What this means is that these midnight showings starting in 1975 were happening at a time right after Stonewall, not directly after, but we’re just post-Stonewall, and on the screen larger than life we have our “Sweet transvestite from transsexual Transylvania,” larger than life, taking no shit, so over-the-top stereotype so that we’ve gone beyond stereotype and into the campiest type of camp that is possible. In a world in which being queer of any stripe, being trans, being gay, being even the littlest bit not properly straight, is literally illegal still in most states and in fact pathologized. This is still when being gay was in the Diagnostic and Statistical Manual for Mental Disorders.

In some ways, you can argue that in fandoms the slight heterosexualization of Rocky Horror via skits and other self-declarations is inevitable. People are being a little defensive. This has a history of coming out at a time when queerness was dangerous. In fandom, we also see this in the “geek hierarchy” of acceptable types of fandom activities, in which the queer and feminine activities are always on the bottom. But for Rocky Horror, we see frightened fans declaring they’re not the queer ones, they’re not the ones who should be exploded at the end of the film. They’re just the innocent Brad and Janets, standing there in the ruins of what they thought was going on.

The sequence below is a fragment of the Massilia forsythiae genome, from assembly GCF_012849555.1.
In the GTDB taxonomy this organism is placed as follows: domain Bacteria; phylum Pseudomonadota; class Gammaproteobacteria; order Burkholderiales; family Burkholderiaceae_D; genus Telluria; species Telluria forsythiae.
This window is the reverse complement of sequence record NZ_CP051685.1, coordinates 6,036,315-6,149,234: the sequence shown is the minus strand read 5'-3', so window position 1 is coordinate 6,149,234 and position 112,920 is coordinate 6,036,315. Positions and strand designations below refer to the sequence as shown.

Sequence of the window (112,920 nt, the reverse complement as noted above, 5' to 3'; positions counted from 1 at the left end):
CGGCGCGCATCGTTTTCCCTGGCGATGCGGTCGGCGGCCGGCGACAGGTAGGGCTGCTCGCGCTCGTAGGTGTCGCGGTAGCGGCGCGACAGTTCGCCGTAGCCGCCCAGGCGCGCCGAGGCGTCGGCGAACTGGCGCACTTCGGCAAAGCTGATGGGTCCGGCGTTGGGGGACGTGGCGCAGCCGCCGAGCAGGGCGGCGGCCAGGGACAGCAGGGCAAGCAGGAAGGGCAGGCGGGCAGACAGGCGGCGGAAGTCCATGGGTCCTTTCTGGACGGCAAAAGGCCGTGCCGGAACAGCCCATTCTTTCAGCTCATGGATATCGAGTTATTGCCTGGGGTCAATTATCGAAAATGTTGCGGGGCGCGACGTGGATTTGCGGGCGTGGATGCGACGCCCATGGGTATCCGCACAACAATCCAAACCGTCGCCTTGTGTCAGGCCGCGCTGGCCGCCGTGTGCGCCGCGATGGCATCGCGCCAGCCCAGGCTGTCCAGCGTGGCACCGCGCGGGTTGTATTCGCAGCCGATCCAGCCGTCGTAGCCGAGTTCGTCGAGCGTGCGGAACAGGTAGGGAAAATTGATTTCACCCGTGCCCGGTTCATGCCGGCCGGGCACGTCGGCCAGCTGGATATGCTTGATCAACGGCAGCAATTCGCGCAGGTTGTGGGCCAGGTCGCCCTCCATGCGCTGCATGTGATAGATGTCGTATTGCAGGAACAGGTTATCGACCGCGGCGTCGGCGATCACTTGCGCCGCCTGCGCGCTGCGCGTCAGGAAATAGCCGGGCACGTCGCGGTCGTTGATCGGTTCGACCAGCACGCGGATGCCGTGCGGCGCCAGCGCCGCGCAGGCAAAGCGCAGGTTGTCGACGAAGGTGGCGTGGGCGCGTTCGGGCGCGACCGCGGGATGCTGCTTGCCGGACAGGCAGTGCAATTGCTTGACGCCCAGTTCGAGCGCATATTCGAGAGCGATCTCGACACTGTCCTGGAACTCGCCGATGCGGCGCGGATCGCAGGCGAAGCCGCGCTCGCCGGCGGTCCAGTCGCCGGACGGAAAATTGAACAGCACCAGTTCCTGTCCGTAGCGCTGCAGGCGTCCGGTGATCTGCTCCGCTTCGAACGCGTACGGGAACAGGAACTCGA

But the secret of this film is that Brad and Janet are no longer innocent. We all know by the end of the film. Even if Frank-N-Furter himself leaves us in a transcendental moment of queer death drive worthy of Lee Edelman (that was an inside joke for anyone here who happens to be doing queer theory) we are changed by our interaction with camp, and we are especially changed by our interaction with this film because this film isn’t just a film. It’s a film that almost demands audience interaction because audiences took this and made it into an interactive object. This is no longer just a film, it’s a ritual. And so we have become camp. It is implied that we, too, might wear a black corset under our clothes, and in fact, if we attend a proper midnight showing, we probably do. The guy running the opening skit about how extremely heterosexual he is, that’s OK. In the dark it’s fine if you find Frank-N-Furter really hot, that’s OK. Nobody needs to know.

Halperin suggests later that camp “involves not taking seriously, literally, or unironically the very things that matter most and that cause the most pain” in order to “suspend the pain of losses that it does not cease to grieve.” Several theorists, including Sontag, have suggested that camp is apolitical, but I think that camp is always deeply political, and of course, we all know that the political is personal. And then, we would add that the personal is painful. Therefore, camp must be political because it addresses that personal pain, it turns it aside with a laugh, it substitutes joy and community, and always subverts.